I also urge you to be mindful and intentional about inclusion, not just opportunistic. Yes, you should greet someone at oneg, AND you could ask them something about themselves AND THEN, you could invite them for coffee. If you are planning an event, reach out to make sure it is inclusive, AND issue specific invitations to people who might be reluctant to attend.

It might seem like I’m asking you to do a lot of work. It’s not, really. Sometimes, an item feels like a burden when it is on your to-do list; but is a pleasant activity when it is executed. The personal and communal gain from making these kinds of efforts more than balances any uncertainty or discomfort in their undertaking. Jennifer Laszlo Mizrahi, CEO and President of RespectAbility, notes that, “The Jewish community overall can pivot from a mindset of doing things ‘FOR’ people with disabilities to doing things ‘WITH’ Jews with disabilities.”

The Jewish community is enriched by different perspectives and energized by the sharing of diverse experiences. Rabbi David Saperstein, former Director of the Religious Action Center of Reform Judaism teaches, “We are taught in Pirkei Avot, Ethics of our Fathers, ‘Do not separate yourself from the community.’ The converse is equally compelling: We must prevent anyone from being separated against his or her will.”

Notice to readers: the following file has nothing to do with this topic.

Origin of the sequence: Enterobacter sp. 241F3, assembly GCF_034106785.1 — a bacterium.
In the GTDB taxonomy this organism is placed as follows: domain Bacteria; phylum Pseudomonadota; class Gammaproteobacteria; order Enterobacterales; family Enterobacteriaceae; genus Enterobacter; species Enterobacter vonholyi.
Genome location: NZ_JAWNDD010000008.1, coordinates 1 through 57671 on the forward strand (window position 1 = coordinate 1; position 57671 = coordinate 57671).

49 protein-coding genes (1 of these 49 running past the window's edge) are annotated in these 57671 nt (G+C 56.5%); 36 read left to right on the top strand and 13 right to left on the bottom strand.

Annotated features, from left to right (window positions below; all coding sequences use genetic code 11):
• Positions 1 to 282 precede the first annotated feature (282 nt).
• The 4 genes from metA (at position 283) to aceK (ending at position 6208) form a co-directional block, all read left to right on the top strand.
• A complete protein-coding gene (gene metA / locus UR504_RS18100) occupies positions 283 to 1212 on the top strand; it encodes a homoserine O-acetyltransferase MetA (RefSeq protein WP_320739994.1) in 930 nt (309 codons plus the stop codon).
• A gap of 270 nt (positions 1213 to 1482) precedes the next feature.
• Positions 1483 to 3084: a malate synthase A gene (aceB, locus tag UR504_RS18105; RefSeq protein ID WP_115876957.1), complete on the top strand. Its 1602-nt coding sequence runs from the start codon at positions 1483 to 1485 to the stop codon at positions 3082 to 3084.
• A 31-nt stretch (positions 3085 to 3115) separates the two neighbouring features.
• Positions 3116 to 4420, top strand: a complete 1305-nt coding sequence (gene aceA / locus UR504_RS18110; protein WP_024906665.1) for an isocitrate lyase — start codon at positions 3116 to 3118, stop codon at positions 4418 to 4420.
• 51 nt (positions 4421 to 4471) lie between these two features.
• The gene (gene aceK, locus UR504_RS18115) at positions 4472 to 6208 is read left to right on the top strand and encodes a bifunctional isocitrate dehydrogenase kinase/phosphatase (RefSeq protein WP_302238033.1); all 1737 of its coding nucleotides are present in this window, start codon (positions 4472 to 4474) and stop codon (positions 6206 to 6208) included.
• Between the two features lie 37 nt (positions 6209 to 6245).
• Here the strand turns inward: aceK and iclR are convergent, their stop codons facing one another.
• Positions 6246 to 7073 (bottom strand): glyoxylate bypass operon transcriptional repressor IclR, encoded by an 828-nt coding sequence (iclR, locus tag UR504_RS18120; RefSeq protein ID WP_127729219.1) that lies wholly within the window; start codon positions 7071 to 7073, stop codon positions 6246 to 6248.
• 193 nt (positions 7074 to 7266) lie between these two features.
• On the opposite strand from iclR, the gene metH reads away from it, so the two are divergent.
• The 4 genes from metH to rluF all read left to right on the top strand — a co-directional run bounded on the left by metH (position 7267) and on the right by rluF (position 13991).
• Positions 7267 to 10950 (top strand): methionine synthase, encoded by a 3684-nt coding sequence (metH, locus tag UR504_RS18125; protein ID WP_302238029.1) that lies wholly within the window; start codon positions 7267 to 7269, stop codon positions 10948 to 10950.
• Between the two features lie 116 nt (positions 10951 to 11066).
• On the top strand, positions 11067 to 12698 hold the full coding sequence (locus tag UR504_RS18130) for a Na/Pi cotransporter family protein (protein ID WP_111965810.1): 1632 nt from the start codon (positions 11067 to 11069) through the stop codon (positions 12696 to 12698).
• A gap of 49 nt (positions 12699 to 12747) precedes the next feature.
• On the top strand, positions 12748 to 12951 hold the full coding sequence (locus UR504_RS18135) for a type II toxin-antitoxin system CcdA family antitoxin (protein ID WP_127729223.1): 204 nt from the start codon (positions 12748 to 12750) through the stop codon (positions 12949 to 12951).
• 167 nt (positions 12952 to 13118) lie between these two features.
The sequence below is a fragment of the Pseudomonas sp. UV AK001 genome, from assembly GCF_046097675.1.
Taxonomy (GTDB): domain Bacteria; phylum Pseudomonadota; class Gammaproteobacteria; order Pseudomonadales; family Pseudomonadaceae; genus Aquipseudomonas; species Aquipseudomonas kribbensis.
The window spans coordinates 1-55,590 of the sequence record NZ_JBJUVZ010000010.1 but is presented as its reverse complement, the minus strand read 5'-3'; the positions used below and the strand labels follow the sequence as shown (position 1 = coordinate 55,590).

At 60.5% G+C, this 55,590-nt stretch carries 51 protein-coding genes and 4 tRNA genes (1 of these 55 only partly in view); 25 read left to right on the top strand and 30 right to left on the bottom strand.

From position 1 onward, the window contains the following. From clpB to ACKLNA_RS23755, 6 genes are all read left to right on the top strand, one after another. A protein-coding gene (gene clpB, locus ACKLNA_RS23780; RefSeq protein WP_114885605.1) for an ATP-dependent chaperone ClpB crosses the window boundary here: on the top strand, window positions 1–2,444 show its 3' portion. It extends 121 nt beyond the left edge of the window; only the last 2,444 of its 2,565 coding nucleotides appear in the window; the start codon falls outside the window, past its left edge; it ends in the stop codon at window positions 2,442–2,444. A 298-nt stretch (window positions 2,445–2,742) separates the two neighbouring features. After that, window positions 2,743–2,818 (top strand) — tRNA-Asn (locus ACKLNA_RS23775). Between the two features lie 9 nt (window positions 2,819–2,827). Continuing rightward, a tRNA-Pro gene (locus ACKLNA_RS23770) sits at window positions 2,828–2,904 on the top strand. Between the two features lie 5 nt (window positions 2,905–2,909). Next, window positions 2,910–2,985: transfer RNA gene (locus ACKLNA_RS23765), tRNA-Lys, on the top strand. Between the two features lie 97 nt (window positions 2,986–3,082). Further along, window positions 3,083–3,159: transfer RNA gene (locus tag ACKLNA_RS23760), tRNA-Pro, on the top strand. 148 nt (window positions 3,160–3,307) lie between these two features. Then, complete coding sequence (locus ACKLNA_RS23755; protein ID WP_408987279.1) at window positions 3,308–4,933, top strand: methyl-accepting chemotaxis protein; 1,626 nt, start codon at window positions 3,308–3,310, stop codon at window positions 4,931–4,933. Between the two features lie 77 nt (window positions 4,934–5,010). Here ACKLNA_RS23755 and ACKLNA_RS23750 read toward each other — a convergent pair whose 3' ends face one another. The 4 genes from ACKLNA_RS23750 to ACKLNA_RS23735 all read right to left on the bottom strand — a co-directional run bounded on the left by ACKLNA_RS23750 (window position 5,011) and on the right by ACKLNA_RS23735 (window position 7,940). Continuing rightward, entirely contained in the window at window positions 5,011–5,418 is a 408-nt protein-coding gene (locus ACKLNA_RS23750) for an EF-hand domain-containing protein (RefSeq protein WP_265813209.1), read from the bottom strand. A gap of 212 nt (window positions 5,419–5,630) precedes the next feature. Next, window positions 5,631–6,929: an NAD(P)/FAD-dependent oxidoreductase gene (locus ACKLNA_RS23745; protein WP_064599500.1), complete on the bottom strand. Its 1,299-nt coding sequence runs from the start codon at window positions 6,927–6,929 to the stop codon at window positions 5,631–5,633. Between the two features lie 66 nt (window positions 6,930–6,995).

Author Bio:

Michelle Alkon is the President of the board of directors at Gateways: Access to Jewish Education.  She is also a board member at Temple Shalom of Newton, where she chairs the Disability Inclusion Task Force.  She recently retired as Director of Adult Family Support at the Asperger/Autism Network (AANE), where she worked with adults with Autism and related conditions and their families on a variety of issues including understanding how their disability might impact their lives as they approach relationships, work and independent living.   She is a frequent speaker at conferences for parents and professionals and has contributed to publications including the Autism Consortium’s guide, Transitioning Teens with Autisms Spectrum Disorders and the anthology, Voices of Autism.  Michelle has a master’s degree in public health from Harvard University, where she learned a lot, and is the parent of two children with autism, from whom she learned even more.

 

Category: Op Ed, Inclusion Profiles, Synagogue Inclusion

Tagged under: Synagogue Inclusion, Inclusion